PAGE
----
MARINE CORPS BASE CAMP LEJEUNE, N.C. -- A Woodbine, Md. native was frocked to brigadier general in front of friends, family and fellow Marines here, May 21.
Colonel David H. Berger, the assistant division commander of 2nd Marine Division, was promoted to brigadier general in a ceremony at the II Marine Expeditionary Force headquarters building.
Berger was commissioned in the Marine Corps in 1981 after graduating from Tulane University in New Orleans, with a bachelor’s degree in engineering. He was first assigned to 3rd Battalion, 7th Marine Regiment, 1st Marine Division, in Twentynine Palms, Calif., where he served as a platoon commander and assistant battalion operations officer.
Later he reported to 2nd Reconnaissance Battalion, 2nd Marine Division, serving as company commander and as battalion operations officer during Operation Desert Storm.
In July 2002, he assumed command of 3rd Battalion, 8th Marine Regiment, 2nd Marine Division, where he deployed with his battalion to Okinawa, Japan, and then to Haiti for Operation Secure Tomorrow in early 2004.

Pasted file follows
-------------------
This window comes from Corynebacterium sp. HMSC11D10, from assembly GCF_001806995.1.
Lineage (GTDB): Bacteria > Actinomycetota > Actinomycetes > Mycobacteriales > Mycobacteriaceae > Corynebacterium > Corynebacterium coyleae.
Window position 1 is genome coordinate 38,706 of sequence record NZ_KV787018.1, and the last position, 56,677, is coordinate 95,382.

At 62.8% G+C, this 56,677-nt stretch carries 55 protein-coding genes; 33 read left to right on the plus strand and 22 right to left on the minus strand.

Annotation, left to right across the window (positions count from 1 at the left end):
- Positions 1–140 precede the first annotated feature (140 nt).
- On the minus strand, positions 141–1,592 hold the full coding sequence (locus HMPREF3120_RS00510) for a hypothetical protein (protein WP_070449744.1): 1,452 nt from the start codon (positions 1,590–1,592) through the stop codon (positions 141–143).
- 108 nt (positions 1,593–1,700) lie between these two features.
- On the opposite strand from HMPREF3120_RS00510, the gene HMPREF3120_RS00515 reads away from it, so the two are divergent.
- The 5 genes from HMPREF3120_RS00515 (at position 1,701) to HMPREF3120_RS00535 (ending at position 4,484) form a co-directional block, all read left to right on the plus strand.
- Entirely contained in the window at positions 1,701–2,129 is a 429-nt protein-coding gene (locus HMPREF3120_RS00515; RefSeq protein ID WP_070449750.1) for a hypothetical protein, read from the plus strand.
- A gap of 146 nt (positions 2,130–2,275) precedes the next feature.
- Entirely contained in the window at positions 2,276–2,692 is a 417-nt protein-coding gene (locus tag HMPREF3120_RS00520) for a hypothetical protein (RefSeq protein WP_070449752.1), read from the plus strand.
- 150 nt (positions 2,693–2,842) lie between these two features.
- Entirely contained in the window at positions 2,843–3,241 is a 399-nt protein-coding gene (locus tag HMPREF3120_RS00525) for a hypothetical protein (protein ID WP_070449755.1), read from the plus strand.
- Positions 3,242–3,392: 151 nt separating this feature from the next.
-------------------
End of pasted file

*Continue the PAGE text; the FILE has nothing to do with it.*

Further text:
Then in August 2005, he became the commanding officer of Regimental Combat Team 8 in Fallujah, Iraq. The regiment conducted continuous combat operations in the eastern portion of the Al Anbar Province, one of the most dangerous areas in Iraq.
As the assistant division commander of 2nd Marine Division, Berger commands the remain-behind elements of the division, while the majority is deployed to Iraq.
At his promotion ceremony, Berger thanked his family first.
“I have more people to thank then I can certainly take time to do today,” he explained. “(My parents) put into myself, my brother and my sister values that have stuck with us. They are my role models.”
He explained his family’s willingness to help him through the years.
“I have a tremendous family. They’re a hoot. They will put you in your place if you start to get a little big in the head in heartbeat,” he said. “You don’t have to tell them why if you ask them for something. Help comes from every direction without asking for anything in return without asking why.”
Berger’s wife and his four sons were all in attendance.
“Having all them here today, you can’t put a price on it,” Berger said. “Our boys have turned out better than we could imagine…I’m proud of them.”
After 26 years serving his country, the humbled, newly-promoted general thanked the crowded room.
“If you had some little part in getting me where (my wife) and I are today, I appreciate it; thank you,” he said.